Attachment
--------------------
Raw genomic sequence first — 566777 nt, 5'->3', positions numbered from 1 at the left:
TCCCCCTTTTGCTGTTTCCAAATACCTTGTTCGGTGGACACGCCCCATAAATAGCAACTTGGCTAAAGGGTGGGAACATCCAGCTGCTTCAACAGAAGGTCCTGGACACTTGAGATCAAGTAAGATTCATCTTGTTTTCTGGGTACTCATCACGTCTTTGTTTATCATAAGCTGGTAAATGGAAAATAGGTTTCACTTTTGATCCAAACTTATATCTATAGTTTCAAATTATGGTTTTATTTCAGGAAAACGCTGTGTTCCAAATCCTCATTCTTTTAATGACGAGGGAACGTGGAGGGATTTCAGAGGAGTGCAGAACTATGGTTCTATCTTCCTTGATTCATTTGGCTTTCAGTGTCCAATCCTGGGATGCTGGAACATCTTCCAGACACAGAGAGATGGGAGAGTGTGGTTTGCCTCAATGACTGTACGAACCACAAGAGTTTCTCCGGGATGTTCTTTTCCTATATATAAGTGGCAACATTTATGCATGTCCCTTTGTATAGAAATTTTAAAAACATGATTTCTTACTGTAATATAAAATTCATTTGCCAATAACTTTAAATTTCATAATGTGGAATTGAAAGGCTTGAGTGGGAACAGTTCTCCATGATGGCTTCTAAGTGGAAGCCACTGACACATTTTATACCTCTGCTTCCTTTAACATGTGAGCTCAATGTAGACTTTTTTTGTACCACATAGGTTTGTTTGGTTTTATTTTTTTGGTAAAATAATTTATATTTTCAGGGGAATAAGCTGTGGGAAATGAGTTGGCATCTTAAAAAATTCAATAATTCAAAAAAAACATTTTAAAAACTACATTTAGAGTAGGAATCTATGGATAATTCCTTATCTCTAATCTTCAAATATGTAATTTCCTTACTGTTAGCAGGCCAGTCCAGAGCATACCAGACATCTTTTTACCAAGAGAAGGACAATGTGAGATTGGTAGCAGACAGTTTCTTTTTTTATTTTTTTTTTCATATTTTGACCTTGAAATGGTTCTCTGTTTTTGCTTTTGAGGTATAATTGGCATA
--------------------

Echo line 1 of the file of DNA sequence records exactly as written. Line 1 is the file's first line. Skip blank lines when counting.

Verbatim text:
Raw genomic sequence first — 566777 nt, 5'->3', positions numbered from 1 at the left: